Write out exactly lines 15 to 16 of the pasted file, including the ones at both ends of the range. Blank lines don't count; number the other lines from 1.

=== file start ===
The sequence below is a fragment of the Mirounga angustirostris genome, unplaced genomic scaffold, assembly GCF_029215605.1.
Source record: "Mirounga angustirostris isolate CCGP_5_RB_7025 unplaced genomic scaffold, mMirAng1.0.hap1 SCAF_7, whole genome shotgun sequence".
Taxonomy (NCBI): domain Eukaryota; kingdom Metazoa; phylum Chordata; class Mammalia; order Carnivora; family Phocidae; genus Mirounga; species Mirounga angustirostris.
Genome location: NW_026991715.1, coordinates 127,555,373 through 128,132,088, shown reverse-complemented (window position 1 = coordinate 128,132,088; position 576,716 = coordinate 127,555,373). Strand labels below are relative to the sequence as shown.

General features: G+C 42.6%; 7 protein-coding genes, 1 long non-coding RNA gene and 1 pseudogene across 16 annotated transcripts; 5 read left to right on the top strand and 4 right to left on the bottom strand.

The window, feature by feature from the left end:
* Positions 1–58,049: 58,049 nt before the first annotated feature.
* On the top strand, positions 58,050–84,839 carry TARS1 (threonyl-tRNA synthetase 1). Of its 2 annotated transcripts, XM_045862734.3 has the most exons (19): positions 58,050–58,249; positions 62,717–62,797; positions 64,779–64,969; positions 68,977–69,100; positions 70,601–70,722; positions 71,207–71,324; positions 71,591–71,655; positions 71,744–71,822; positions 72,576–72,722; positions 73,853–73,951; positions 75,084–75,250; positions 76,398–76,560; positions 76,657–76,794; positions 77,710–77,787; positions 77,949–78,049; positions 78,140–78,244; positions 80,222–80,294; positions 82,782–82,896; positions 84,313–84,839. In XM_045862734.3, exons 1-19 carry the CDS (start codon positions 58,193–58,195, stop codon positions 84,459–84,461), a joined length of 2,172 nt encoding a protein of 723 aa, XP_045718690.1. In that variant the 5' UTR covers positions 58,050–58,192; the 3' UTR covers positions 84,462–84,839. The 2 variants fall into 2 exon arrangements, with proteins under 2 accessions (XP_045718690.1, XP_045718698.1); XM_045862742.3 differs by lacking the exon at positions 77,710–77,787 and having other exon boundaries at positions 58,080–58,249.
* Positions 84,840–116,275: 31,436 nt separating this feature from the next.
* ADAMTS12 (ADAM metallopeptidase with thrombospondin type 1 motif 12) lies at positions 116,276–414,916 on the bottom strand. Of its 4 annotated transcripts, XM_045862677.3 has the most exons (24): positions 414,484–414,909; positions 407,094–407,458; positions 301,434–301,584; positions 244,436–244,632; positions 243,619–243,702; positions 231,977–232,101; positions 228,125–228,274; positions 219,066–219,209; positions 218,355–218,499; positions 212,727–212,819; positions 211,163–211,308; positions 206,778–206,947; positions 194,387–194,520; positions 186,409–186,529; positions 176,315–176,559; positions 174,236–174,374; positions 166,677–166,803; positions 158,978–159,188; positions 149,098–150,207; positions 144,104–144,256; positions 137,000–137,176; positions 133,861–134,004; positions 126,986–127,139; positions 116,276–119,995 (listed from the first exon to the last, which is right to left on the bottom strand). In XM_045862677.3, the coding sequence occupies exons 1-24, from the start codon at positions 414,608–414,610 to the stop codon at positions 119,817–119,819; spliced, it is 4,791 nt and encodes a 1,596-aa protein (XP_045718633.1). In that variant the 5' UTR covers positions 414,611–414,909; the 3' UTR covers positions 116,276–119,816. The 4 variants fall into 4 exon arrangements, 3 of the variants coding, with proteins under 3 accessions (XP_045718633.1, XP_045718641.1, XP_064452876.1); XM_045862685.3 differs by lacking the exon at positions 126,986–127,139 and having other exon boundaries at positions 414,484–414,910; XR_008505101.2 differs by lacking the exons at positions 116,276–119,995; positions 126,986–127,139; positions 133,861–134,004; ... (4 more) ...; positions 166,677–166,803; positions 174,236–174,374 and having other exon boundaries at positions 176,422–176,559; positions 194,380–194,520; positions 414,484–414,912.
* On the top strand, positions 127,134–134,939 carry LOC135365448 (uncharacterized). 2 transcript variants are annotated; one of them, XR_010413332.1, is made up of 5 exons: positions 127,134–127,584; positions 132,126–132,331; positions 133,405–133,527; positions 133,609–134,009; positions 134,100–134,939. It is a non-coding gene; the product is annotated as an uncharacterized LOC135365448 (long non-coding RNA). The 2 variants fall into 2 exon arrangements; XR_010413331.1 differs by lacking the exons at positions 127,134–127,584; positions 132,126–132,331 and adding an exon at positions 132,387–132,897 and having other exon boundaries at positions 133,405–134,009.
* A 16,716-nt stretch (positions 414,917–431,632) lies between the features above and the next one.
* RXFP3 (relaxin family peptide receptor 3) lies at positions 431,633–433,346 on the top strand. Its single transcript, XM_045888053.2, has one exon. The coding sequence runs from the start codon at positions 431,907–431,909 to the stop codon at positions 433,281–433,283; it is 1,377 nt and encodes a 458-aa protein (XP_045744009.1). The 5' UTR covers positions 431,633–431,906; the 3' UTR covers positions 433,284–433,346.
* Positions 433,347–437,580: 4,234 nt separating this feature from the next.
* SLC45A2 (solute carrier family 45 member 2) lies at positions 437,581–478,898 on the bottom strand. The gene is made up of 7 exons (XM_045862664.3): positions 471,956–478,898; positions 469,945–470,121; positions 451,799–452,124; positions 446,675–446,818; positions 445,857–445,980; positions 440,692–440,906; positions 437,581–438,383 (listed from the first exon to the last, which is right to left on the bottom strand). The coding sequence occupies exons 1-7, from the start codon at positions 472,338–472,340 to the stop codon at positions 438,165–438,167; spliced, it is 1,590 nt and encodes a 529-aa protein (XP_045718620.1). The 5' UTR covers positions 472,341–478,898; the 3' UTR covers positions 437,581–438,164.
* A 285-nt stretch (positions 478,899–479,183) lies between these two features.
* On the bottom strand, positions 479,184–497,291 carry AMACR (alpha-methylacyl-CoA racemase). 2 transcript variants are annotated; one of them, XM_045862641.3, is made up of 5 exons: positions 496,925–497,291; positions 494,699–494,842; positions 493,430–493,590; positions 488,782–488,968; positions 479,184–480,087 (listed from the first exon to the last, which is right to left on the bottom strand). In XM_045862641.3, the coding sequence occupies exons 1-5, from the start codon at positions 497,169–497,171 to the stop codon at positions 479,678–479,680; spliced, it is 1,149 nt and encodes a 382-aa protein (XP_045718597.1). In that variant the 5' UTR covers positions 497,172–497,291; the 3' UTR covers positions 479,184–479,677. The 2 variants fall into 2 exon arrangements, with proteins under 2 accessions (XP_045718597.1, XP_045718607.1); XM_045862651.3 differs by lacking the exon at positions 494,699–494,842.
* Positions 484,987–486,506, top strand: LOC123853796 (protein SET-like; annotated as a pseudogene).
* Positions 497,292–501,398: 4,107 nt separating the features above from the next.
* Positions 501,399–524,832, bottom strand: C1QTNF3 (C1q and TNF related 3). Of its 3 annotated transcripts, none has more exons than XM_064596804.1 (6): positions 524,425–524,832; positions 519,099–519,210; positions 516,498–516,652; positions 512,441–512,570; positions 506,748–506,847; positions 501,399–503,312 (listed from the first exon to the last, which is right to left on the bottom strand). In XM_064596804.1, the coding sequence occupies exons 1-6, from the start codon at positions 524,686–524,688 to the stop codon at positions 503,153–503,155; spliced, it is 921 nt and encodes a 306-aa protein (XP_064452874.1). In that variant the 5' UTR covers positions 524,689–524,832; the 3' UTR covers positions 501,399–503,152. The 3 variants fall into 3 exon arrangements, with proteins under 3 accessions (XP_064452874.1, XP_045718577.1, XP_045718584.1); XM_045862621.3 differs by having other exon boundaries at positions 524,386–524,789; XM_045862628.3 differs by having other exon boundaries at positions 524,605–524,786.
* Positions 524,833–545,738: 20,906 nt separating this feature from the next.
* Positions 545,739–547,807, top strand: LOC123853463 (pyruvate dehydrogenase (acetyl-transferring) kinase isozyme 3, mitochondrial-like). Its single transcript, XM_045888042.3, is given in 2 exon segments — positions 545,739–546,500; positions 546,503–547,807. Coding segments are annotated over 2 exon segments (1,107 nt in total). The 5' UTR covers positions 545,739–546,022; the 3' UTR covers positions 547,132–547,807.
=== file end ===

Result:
* SLC45A2 (solute carrier family 45 member 2) lies at positions 437,581–478,898 on the bottom strand. The gene is made up of 7 exons (XM_045862664.3): positions 471,956–478,898; positions 469,945–470,121; positions 451,799–452,124; positions 446,675–446,818; positions 445,857–445,980; positions 440,692–440,906; positions 437,581–438,383 (listed from the first exon to the last, which is right to left on the bottom strand). The coding sequence occupies exons 1-7, from the start codon at positions 472,338–472,340 to the stop codon at positions 438,165–438,167; spliced, it is 1,590 nt and encodes a 529-aa protein (XP_045718620.1). The 5' UTR covers positions 472,341–478,898; the 3' UTR covers positions 437,581–438,164.
* A 285-nt stretch (positions 478,899–479,183) lies between these two features.